It’s been over 25 years but I still distinctly remember what was one of the most challenging conversations of my young adult life. I’d just taken on the role of President of the University Christian Union and one of my friends, a very gifted worship leader, asked to speak with me. It was a deeply emotional time, through tears or anguish he opened up about his life and his struggle with the reality that he was gay, he described how he’d prayed God would change him but that what he felt was undeniable and he didn’t want to live a lie. He didn’t know what to do, or what that meant for his faith, or his serving of God.

What would you say in a situation like this? What should I have said? I guess for many of us we don’t know and simply hope that this conversation never happens. Perhaps that was a reasonable expectation years ago but as the number of people identifying as LGBTQ+ increases these conversations are becoming unavoidable – I live in a city where the latest 2021 census tells us that more than 10% of the population identify as gay or another sexual orientation other than heterosexual. What do God’s people have to say about these issues? Is all we have to offer an embarrassed silence or is there something good that God wants to speak?

In the years since that time I’ve had many conversations with people struggling with their sexuality, trying to make sense of the feelings they are having, and how that squares with Christian faith. I have and continue to wonder how best to approach this issue and the precious people affected by it whom God loves so deeply (John 3:16).

In this blog I want to tentatively offer a few things I think I’ve learnt from that original conversation and things we are continuing to learn in Brighton.

Be willing to listen and speak

I guess one of the most important things I’m learning is that silence is not a good option. Silence leads to at least two dangers – the first is that God has nothing to say about our sexuality and how life is to be led. The second and perhaps bigger danger is that people assume you are the bigoted person they have seen caricatured in the media or unfortunately experienced. One of the big battles is simply entering conversation, being willing to listen and to speak, to be honest about what you believe even as you admit you don’t understand everything, which was certainly something I needed to do in that original conversation when I admitted I had more questions than answers. Authenticity goes a long way.

Be Kind

The Apostle famously defines one of love’s key tenants as being kind (1 Cor 13:4). Another church leader who holds a different view on gay marriage to us said, ‘the confusing thing about your church (which holds to an orthodox view of marriage) is that you are kind’. Sadly one of the biggest weaknesses of those who hold to a biblical view of marriage is a tendency to be harsh instead of kind. However when kindness is present it has had a deep impact on those wrestling with this issue and those around them. Part of being kind is simply pursuing genuine friendship with people regardless of the issues in their lives – loving them as they are, loving as Jesus loves. Who can you show kindness to at the moment?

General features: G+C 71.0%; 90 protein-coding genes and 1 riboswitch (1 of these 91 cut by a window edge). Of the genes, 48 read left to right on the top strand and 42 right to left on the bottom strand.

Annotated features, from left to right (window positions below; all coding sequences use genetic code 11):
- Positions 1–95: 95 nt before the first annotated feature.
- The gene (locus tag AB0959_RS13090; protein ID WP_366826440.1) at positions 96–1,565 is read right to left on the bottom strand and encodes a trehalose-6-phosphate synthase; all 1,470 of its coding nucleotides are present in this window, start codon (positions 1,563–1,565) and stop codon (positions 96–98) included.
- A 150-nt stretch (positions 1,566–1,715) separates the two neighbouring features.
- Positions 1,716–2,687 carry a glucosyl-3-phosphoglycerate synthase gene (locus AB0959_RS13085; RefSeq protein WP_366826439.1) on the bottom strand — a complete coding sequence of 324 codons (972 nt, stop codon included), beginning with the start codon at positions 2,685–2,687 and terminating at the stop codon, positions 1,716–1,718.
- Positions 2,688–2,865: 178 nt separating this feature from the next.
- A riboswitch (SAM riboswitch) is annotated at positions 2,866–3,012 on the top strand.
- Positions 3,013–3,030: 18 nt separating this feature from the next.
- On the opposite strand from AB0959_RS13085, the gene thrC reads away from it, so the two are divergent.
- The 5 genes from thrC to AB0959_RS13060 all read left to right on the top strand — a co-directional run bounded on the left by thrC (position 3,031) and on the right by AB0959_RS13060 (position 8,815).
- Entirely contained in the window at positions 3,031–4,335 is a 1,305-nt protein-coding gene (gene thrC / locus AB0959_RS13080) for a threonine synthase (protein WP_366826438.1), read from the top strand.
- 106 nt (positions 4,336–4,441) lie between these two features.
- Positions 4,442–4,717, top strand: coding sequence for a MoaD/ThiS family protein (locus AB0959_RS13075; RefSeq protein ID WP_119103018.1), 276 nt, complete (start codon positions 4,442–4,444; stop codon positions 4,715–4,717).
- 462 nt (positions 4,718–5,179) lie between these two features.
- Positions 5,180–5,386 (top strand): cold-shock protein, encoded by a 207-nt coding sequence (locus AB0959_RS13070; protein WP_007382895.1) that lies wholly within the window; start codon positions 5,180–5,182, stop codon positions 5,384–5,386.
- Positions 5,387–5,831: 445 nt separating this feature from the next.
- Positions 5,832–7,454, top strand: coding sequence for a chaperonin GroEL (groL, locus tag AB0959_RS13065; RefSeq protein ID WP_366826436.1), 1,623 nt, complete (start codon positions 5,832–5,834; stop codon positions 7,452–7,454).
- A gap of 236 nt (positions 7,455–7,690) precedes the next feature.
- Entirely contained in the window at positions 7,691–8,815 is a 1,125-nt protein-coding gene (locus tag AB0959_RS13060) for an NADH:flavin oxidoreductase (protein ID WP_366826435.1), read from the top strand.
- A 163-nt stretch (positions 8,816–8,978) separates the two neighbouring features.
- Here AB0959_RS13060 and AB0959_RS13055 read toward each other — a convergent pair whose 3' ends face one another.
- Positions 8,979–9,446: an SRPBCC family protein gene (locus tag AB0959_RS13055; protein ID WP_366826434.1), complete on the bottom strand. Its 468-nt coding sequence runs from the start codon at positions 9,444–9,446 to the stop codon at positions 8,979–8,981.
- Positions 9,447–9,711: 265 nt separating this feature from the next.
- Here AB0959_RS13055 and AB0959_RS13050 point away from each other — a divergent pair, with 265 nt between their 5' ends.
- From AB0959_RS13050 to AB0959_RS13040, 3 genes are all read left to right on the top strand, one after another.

Be humble

This might be a controversial statement but being gay is not a salvation issue – No one gets closer or further from God because of their sexual orientation. We all have a broken sexuality to some degree, something I thankfully realised in that original conversation. We must not elevate this issue above others, in fact Jesus warns it’s perhaps hardest for the rich to enter heaven (Matt 19:24) cue camel and needle images! Thankfully Jesus also says all things are possible with God. Salvation is only ever a free gift of grace, open to all who will repent and believe. It’s been famously said that evangelism is simply ‘one beggar telling another where to find bread’ – we must remember our own need for mercy. Would people say that the way you speak exhibits humility – maybe you could ask them?

Be hopeful

Sometimes I simply need reminding again that the gospel is good news that is intended to lead us to life in all its fullness (John 10:10). I can sometimes forget this. Glynn Harrison’s book ‘A better story’ is a great resource reminding us we have good news to share, that Jesus offers us a new identity, a gospel of transformation that promises hope and joy. But the path to that is a strange one. We live in a society that tells us that self-denial is almost self-destruction. However Jesus tells us that it is in taking up our cross, in laying down our lives that we discover true life in Him. (Matt 16:24-25). Which leads to a final learning which I find most challenging.

Be an example

In his book ‘The Plausibility Problem’ Ed Shaw (who describes himself as celibate and same-sex attracted) lays the challenge at the feet of all Christians when he asks: ‘where is the example of self-sacrifice and denial from everyone else?’ One of the greatest things any individual Christian can do is to be themselves an example of self-sacrificing love. It is here we get closest to looking like Jesus, it is here we can start to operate like family, and it is here that we might start to discover how to bring good news to our needy neighbours. As I reflect on that conversation, I’m thankful I did some things right however where I went most wrong was the failure to ask: How do I need to change?

Take time to pray, think about the areas above, and ask God how you need to change to become more like Christ.


Tim Vellacott

Tim is Elder and Pastor for preaching and strategy at Holland Road Baptist Church in Brighton.